Just read a great article from Craig Aaron at Free Press on HuffPo about the brouhaha over the Fairness Doctrine. The federal Fairness Doctrine said that opposing viewpoints had to be given broadcast time and it was rightfully tossed out in 1987. Do you want the government monitoring our media- playing referee in that manner? I surely do not. There are better ways to promote a public sphere full of viewpoints galore, as Craig suggests.
Turns out, Republicans are brilliantly trying to call upon their rich history of deceptive rhetoric to bring the ghost of the Fairness Doctrine back to life. I think Democrats obfuscate too; the recent track record of the Rove kids is just the stuff of shock and awe. The Republicans have better “strategery.” Better twirlly-bar mustaches and villain laughs. I’m a little jealous, but I’m praying for less evil tactics on all sides. I digress.
So this FD ghost is really going to take net neutrality out back and, well, I can’t speak of it in polite circles. Republicans will dress any attempt at regulating the Internet so that it remains a neutral space in tattered, Scrooge scary clothing with heavy chains not worthy of Lady Gaga.
This is why I’m suggesting a strategy of my own for those in favor of net neutrality, which should be every single one of us who doesn’t work for a telephone company or major media conglomerate (and even some people at those places with souls–shhhh, we need them to stay hidden!). My suggestion: change the name! Call it Net Freedom.
I’m not kidding. People feel funny voting against freedom.
I’m stealing this idea from Fox News actually, which makes it all the more poetic. They called the invasion of Iraq, Operation Iraqi Freedom. Maybe they took this directly from Rove. Regardless, Fox certainly popularized it and most of us, including me, bought it. Okay, so I personally looked at is as Operation Save Our American Asses Because Colin Says They Have Nukes–that’s why I bought it, but that’s not catchy and someone knew they needed to ahem, “reframe” the war. Thus, freedom for the other guy emerged. How noble. I digress.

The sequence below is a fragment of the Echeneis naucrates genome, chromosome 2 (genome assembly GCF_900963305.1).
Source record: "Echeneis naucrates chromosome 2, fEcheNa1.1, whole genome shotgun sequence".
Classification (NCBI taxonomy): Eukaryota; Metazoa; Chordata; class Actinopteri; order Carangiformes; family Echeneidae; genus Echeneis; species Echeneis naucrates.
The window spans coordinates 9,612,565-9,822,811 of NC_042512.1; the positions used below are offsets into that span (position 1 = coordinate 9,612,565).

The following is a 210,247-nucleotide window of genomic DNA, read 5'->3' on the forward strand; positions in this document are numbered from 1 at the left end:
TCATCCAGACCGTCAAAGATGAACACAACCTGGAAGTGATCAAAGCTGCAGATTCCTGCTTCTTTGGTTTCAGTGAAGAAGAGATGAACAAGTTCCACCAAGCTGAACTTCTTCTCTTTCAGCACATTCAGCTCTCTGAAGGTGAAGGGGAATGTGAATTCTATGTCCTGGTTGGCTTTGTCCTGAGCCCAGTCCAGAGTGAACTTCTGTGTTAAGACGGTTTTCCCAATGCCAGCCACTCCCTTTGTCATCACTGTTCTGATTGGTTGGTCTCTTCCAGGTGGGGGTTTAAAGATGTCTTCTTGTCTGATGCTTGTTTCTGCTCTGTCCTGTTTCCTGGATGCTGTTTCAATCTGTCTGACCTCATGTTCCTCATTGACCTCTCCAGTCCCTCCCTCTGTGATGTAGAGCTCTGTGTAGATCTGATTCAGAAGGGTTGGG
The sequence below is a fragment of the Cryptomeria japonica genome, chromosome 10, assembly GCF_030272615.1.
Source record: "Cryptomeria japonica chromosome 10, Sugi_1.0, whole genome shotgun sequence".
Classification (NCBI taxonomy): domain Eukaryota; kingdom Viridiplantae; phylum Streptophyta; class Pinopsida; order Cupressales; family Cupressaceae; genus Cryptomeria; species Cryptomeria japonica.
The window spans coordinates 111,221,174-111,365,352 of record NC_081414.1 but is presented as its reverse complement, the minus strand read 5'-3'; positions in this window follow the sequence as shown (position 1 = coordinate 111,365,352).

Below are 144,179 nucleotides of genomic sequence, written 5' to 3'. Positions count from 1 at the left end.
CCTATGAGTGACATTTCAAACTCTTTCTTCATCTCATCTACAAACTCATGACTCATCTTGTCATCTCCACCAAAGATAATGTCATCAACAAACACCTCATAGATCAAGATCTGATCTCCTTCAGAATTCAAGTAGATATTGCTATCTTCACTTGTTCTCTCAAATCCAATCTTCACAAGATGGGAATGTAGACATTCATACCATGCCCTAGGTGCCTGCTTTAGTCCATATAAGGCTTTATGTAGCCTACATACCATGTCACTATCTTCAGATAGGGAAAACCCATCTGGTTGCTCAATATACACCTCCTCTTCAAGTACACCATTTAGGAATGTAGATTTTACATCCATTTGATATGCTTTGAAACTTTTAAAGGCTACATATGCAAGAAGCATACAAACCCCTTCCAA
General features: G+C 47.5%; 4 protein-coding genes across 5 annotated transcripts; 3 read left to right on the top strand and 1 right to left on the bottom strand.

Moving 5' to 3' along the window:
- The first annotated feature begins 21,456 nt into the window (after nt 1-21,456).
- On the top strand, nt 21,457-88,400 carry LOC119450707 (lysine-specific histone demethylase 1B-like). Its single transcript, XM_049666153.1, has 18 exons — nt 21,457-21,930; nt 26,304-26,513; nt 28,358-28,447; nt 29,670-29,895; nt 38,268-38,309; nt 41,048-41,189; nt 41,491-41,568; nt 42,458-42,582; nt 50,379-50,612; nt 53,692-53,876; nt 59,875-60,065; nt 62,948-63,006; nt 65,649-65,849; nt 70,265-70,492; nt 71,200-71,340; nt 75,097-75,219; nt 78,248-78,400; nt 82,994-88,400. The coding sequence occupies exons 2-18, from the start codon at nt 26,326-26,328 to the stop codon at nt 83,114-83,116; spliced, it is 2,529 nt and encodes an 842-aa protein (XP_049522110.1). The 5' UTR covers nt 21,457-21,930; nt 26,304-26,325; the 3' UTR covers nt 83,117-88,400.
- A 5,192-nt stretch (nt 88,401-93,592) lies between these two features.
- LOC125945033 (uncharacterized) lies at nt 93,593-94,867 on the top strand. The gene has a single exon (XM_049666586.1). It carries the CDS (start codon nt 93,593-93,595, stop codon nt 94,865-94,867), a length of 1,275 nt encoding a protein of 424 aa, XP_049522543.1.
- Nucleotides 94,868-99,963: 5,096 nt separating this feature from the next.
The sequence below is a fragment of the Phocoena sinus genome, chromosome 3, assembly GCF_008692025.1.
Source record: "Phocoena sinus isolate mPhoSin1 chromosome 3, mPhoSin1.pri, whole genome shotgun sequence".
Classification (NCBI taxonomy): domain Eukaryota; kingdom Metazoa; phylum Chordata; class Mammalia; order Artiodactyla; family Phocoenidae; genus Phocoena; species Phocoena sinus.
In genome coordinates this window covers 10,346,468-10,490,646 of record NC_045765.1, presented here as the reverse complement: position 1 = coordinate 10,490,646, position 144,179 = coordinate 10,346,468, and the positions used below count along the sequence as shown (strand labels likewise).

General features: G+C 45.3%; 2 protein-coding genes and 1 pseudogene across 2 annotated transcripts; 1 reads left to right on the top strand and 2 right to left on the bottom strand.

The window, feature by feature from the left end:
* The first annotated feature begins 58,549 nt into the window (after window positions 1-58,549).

Back to net neutrality. Most people in this country who hear the word neutrality think of Switzerland. This is the only other time we see this word–from our history text books. They stayed out of the war. Regardless of authorial intent or historical accuracy, we hear neutral and we think of the land of chocolate, Swatch watches, bank accounts and really nice rich people. Neutrality equals Swiss! This is far better to the American than say, oh, France. Ack! Give me back my freedom fry you French, life loving type! Yet, Swiss is still not American and if there is anything that stands for American values, it is the Internet! So says Hillary. And now Google in China. Groan. I digress.
Neutrality does not equal some messiah network of routers and switches teeming with information (porn!) that will magically liberate the globe. (I’ve just upset the techno-utopians and worse, Cisco.) Neutrality, among other things, means that Comcast can’t turn internet speed into a secret packet auction where some of us only get a fraction of access for what we paid. Comcast or any company shouldn’t get to rob us blind like a giant peacock picking our pocket at the zoo. Scary. Yet, this has already happened and the FCC has already slapped their hand. Comcast will soon get to own a major content provider, NBC, because why would Comcast do anything wrong with such a sterling property? Hmmm, because they robbed the masses at least once already? Speaking of rhetoric, I have a suggestion for Comcast, too. Try out the tag line: We did some evil, only a little evil.
Neutrality is the idea that will keep your mom and pop equivalents running because they can’t be pushed out by the big guys any faster than you stop patronizing them online (or, eeek!, in person). Neutrality is good for Powell’s Bookstore, Bitch Media, eetsy and Britton’s Archery. (I had a great interaction with the latter store when Ted Nugent came to town and I did a cross-promotion with them to get butts in seats.) I’m not a fan of killing deer, but I am a fan of the friendly shop owners and their freedoms which include Net, say it with me now, Freedom.
To sum it up, we should advocate for less Switzerland; no Fairness Doctrine; more red, white and blue (without the brie); and more Braveheart. And remember, in the wonderful words of the Broadway musical Avenue Q, “the Internet is for Porn!” Net Neutrality = Net Freedom. Freedom is not fair. Freedom has been regulated in this country since 1787.